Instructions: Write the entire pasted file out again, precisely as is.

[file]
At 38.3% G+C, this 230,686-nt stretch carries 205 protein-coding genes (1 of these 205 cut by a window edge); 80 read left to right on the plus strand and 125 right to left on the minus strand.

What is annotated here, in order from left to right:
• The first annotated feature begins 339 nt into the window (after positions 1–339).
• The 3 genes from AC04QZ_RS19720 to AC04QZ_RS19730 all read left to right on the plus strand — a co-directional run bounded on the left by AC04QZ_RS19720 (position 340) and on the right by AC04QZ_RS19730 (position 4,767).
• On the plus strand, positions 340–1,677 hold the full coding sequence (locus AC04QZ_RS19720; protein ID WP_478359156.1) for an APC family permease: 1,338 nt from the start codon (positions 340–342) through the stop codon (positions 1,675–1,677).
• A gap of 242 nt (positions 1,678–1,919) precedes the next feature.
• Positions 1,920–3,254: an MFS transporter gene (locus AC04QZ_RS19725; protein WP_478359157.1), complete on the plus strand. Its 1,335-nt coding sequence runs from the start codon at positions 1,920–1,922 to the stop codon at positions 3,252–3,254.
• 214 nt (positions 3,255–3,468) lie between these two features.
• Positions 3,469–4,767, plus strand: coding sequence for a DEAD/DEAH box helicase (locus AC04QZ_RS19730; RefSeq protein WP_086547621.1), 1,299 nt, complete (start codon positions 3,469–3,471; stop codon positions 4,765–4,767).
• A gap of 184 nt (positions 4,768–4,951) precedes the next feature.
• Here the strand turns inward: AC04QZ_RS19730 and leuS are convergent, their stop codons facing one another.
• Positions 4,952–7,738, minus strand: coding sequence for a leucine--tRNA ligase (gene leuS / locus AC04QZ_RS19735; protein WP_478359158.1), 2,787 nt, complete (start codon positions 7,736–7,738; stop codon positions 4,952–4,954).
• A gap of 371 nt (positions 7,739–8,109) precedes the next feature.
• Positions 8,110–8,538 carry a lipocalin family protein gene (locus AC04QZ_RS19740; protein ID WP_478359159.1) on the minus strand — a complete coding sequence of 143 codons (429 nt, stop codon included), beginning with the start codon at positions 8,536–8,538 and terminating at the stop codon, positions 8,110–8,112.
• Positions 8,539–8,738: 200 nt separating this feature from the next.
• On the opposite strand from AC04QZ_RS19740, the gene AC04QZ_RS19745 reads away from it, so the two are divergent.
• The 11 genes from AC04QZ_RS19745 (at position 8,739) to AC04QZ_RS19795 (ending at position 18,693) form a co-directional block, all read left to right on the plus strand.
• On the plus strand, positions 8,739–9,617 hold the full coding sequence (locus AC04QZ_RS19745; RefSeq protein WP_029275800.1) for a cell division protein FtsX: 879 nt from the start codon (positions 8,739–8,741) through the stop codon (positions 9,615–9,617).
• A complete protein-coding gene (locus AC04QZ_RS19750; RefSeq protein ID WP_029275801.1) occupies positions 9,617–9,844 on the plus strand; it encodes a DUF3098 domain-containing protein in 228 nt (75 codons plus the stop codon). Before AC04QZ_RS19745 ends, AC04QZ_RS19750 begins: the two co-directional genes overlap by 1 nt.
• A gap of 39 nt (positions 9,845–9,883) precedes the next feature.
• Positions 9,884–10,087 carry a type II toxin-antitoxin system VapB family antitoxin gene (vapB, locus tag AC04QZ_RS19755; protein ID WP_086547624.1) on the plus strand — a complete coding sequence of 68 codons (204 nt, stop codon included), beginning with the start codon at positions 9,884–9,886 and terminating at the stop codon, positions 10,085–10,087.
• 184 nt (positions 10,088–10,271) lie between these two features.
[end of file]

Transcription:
At 38.3% G+C, this 230,686-nt stretch carries 205 protein-coding genes (1 of these 205 cut by a window edge); 80 read left to right on the plus strand and 125 right to left on the minus strand.

What is annotated here, in order from left to right:
• The first annotated feature begins 339 nt into the window (after positions 1–339).
• The 3 genes from AC04QZ_RS19720 to AC04QZ_RS19730 all read left to right on the plus strand — a co-directional run bounded on the left by AC04QZ_RS19720 (position 340) and on the right by AC04QZ_RS19730 (position 4,767).
• On the plus strand, positions 340–1,677 hold the full coding sequence (locus AC04QZ_RS19720; protein ID WP_478359156.1) for an APC family permease: 1,338 nt from the start codon (positions 340–342) through the stop codon (positions 1,675–1,677).
• A gap of 242 nt (positions 1,678–1,919) precedes the next feature.
• Positions 1,920–3,254: an MFS transporter gene (locus AC04QZ_RS19725; protein WP_478359157.1), complete on the plus strand. Its 1,335-nt coding sequence runs from the start codon at positions 1,920–1,922 to the stop codon at positions 3,252–3,254.
• 214 nt (positions 3,255–3,468) lie between these two features.
• Positions 3,469–4,767, plus strand: coding sequence for a DEAD/DEAH box helicase (locus AC04QZ_RS19730; RefSeq protein WP_086547621.1), 1,299 nt, complete (start codon positions 3,469–3,471; stop codon positions 4,765–4,767).
• A gap of 184 nt (positions 4,768–4,951) precedes the next feature.
• Here the strand turns inward: AC04QZ_RS19730 and leuS are convergent, their stop codons facing one another.
• Positions 4,952–7,738, minus strand: coding sequence for a leucine--tRNA ligase (gene leuS / locus AC04QZ_RS19735; protein WP_478359158.1), 2,787 nt, complete (start codon positions 7,736–7,738; stop codon positions 4,952–4,954).
• A gap of 371 nt (positions 7,739–8,109) precedes the next feature.
• Positions 8,110–8,538 carry a lipocalin family protein gene (locus AC04QZ_RS19740; protein ID WP_478359159.1) on the minus strand — a complete coding sequence of 143 codons (429 nt, stop codon included), beginning with the start codon at positions 8,536–8,538 and terminating at the stop codon, positions 8,110–8,112.
• Positions 8,539–8,738: 200 nt separating this feature from the next.
• On the opposite strand from AC04QZ_RS19740, the gene AC04QZ_RS19745 reads away from it, so the two are divergent.
• The 11 genes from AC04QZ_RS19745 (at position 8,739) to AC04QZ_RS19795 (ending at position 18,693) form a co-directional block, all read left to right on the plus strand.
• On the plus strand, positions 8,739–9,617 hold the full coding sequence (locus AC04QZ_RS19745; RefSeq protein WP_029275800.1) for a cell division protein FtsX: 879 nt from the start codon (positions 8,739–8,741) through the stop codon (positions 9,615–9,617).
• A complete protein-coding gene (locus AC04QZ_RS19750; RefSeq protein ID WP_029275801.1) occupies positions 9,617–9,844 on the plus strand; it encodes a DUF3098 domain-containing protein in 228 nt (75 codons plus the stop codon). Before AC04QZ_RS19745 ends, AC04QZ_RS19750 begins: the two co-directional genes overlap by 1 nt.
• A gap of 39 nt (positions 9,845–9,883) precedes the next feature.
• Positions 9,884–10,087 carry a type II toxin-antitoxin system VapB family antitoxin gene (vapB, locus tag AC04QZ_RS19755; protein ID WP_086547624.1) on the plus strand — a complete coding sequence of 68 codons (204 nt, stop codon included), beginning with the start codon at positions 9,884–9,886 and terminating at the stop codon, positions 10,085–10,087.
• 184 nt (positions 10,088–10,271) lie between these two features.